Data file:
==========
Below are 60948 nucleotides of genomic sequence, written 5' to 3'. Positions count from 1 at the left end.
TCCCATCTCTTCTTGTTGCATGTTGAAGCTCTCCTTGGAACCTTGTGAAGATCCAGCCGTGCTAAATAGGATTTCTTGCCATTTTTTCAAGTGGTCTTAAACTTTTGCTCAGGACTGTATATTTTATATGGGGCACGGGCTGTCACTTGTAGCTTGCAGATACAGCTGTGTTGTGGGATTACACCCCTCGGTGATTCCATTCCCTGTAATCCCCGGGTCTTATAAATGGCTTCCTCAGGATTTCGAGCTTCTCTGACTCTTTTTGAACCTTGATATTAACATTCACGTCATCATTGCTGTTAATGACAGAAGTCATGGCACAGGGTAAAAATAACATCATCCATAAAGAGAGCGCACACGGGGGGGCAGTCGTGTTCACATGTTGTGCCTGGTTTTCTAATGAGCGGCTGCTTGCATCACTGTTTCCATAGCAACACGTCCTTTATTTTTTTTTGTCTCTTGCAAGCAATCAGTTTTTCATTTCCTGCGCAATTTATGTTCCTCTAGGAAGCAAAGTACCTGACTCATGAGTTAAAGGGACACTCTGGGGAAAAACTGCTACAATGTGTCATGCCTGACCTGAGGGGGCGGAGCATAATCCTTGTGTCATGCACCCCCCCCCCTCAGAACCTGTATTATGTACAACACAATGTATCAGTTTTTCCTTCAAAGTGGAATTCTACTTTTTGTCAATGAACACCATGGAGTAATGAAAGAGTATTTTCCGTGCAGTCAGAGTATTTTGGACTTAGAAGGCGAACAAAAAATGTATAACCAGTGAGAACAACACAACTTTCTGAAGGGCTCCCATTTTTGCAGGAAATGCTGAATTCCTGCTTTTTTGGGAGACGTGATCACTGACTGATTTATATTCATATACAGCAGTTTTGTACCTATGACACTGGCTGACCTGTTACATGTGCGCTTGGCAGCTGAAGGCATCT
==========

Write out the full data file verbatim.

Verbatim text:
Below are 60948 nucleotides of genomic sequence, written 5' to 3'. Positions count from 1 at the left end.
TCCCATCTCTTCTTGTTGCATGTTGAAGCTCTCCTTGGAACCTTGTGAAGATCCAGCCGTGCTAAATAGGATTTCTTGCCATTTTTTCAAGTGGTCTTAAACTTTTGCTCAGGACTGTATATTTTATATGGGGCACGGGCTGTCACTTGTAGCTTGCAGATACAGCTGTGTTGTGGGATTACACCCCTCGGTGATTCCATTCCCTGTAATCCCCGGGTCTTATAAATGGCTTCCTCAGGATTTCGAGCTTCTCTGACTCTTTTTGAACCTTGATATTAACATTCACGTCATCATTGCTGTTAATGACAGAAGTCATGGCACAGGGTAAAAATAACATCATCCATAAAGAGAGCGCACACGGGGGGGCAGTCGTGTTCACATGTTGTGCCTGGTTTTCTAATGAGCGGCTGCTTGCATCACTGTTTCCATAGCAACACGTCCTTTATTTTTTTTTGTCTCTTGCAAGCAATCAGTTTTTCATTTCCTGCGCAATTTATGTTCCTCTAGGAAGCAAAGTACCTGACTCATGAGTTAAAGGGACACTCTGGGGAAAAACTGCTACAATGTGTCATGCCTGACCTGAGGGGGCGGAGCATAATCCTTGTGTCATGCACCCCCCCCCCTCAGAACCTGTATTATGTACAACACAATGTATCAGTTTTTCCTTCAAAGTGGAATTCTACTTTTTGTCAATGAACACCATGGAGTAATGAAAGAGTATTTTCCGTGCAGTCAGAGTATTTTGGACTTAGAAGGCGAACAAAAAATGTATAACCAGTGAGAACAACACAACTTTCTGAAGGGCTCCCATTTTTGCAGGAAATGCTGAATTCCTGCTTTTTTGGGAGACGTGATCACTGACTGATTTATATTCATATACAGCAGTTTTGTACCTATGACACTGGCTGACCTGTTACATGTGCGCTTGGCAGCTGAAGGCATCT